Journal of Infectious Diseases & Therapy
Our Group organises 3000+ Global Conferenceseries Events every year across USA, Europe & Asia with support from 1000 more scientific Societies and Publishes 700+ Open Access Journals which contains over 50000 eminent personalities, reputed scientists as editorial board members.
Nanoparticles from antigenic proteins are highly immunogenic because of the novel quality brought from their particulate
structures. We developed a two-step procedure to generate protein nanoparticles (nanoclusters) from recombinant
trimeric structure-stabilized H7N9 HA (stHA). These nanoclusters have an average diameter of 273.6 nm with a similar Zeta
potential to the soluble protein, demonstrating their comparable solution stability. In a dendritic cell culture, these nanoclusters
were reactive to upregulate the CD86 expression and stimulate the production of TNF-α. To evaluate the immunogenicity
of the nanoclusters, mice were immunized with either intramuscular (i.m.) or intranasal (i.n.) route. We found that these
nanoclusters induced extremely high levels of serum IgG with high neutralization activity as well by i.m route. One i.m.
immunization with 10μg of the nanoclusters provided complete protection against a 10 LD50 live H7N9 virus challenge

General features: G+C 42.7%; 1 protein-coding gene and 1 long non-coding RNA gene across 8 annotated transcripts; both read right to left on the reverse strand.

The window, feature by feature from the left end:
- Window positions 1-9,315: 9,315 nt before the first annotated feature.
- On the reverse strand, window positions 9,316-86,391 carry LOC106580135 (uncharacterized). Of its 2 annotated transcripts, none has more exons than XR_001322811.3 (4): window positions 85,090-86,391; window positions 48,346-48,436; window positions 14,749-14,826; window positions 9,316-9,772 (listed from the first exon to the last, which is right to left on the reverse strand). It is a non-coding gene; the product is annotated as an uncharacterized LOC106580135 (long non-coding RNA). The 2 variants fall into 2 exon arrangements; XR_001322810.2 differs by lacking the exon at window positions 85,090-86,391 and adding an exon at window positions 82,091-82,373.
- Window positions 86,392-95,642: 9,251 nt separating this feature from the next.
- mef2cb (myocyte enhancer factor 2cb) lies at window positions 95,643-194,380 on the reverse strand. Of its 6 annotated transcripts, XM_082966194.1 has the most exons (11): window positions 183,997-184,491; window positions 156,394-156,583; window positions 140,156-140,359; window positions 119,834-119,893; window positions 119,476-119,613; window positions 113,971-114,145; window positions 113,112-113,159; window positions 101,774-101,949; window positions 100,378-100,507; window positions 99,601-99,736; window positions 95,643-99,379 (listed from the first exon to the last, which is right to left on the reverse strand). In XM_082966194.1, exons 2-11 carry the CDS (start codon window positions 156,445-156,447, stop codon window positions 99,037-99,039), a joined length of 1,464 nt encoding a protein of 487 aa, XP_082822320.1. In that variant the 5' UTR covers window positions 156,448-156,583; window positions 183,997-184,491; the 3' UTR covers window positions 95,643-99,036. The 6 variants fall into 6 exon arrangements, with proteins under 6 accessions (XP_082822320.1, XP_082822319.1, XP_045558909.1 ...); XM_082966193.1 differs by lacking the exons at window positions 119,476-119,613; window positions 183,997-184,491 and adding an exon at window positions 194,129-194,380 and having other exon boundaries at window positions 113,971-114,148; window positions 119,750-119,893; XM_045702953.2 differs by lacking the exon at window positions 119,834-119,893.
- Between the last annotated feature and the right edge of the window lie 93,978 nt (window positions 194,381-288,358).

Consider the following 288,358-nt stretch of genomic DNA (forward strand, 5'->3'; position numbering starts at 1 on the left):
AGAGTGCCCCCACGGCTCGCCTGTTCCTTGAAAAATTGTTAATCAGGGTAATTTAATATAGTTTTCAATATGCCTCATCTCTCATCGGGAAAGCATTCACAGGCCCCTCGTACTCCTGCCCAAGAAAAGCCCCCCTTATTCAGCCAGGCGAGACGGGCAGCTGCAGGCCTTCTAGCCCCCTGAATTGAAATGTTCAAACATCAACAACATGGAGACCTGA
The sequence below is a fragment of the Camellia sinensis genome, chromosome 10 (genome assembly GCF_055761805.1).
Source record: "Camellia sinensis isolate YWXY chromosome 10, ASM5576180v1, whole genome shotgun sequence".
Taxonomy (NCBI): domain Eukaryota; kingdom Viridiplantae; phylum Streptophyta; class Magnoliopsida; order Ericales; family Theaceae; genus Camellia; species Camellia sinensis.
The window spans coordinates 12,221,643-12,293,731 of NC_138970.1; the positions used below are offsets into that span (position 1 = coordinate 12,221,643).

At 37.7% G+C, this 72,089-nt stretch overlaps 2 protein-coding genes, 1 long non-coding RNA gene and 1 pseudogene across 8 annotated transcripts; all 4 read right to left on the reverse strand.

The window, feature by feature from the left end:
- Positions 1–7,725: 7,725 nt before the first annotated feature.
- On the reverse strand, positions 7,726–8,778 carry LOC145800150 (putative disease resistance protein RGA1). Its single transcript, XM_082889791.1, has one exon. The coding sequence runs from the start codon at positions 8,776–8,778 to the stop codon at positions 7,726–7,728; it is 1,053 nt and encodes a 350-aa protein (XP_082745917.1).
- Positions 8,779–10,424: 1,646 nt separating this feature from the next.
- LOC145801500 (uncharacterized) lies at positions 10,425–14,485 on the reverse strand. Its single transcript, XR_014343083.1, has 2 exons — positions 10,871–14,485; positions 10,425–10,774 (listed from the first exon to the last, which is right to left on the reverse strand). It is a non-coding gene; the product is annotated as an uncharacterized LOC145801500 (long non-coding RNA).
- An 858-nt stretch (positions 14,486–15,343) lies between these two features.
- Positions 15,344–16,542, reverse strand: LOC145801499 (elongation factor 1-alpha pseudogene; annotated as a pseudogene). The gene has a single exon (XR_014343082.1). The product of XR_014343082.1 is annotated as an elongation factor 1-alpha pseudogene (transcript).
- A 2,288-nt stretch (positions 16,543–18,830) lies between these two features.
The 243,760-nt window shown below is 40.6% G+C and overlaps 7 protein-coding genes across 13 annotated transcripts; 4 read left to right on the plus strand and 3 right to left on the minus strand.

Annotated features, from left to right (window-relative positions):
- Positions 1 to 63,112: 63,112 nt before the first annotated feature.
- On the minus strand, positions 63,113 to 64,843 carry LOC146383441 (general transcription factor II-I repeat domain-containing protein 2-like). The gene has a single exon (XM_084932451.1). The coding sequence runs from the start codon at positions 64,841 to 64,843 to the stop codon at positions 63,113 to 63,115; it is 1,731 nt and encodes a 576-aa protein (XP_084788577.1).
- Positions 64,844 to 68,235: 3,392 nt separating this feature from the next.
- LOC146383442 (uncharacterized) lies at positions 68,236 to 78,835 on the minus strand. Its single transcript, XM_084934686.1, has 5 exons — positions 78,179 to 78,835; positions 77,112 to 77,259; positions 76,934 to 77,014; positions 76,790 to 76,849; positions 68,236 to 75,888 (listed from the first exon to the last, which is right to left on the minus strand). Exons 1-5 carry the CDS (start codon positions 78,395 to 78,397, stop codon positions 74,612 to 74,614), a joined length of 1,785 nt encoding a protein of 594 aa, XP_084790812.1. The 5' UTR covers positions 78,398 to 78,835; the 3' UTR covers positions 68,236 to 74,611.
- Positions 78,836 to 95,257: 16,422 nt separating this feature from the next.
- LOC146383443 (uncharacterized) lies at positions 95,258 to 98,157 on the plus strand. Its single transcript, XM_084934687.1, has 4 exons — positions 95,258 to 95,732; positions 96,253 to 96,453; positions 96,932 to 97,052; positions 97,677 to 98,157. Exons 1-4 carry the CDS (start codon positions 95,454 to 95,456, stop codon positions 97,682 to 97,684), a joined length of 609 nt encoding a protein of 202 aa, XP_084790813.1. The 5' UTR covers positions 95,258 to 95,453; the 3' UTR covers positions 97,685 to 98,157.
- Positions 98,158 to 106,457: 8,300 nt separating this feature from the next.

with slight bodyweight loss decreases. Two immunizations with either i.m. or i.n. route protected immunized mice against
virus challenges without any disease symptoms. Systemic antibody responses were found to be durable up to six month: IgG
levels were not significantly different in the first three months but dropped in six months. However, the neutralization activity
and hemagglutination inhibition (HAI) titers were not dropped significantly, demonstrating the durability of the protective
antibodies. Because of the high immunogenicity and time-efficient egg-independent production (a few weeks not several
months), stHA nanoclusters have potentials to be developed into a new generation of influenza vaccines, particularly for
fighting an emerging influenza pandemic.
Bao-Zhong Wang has completed his PhD in the year of 2003 from Shanghai Institute of Biochemistry, Chinese Academy of Sciences, Shanghai, China. He is an Assistant Professor in the Department of Microbiology and Immunology, Emory University School of Medicine. He has published more than 35 peer viewed papers.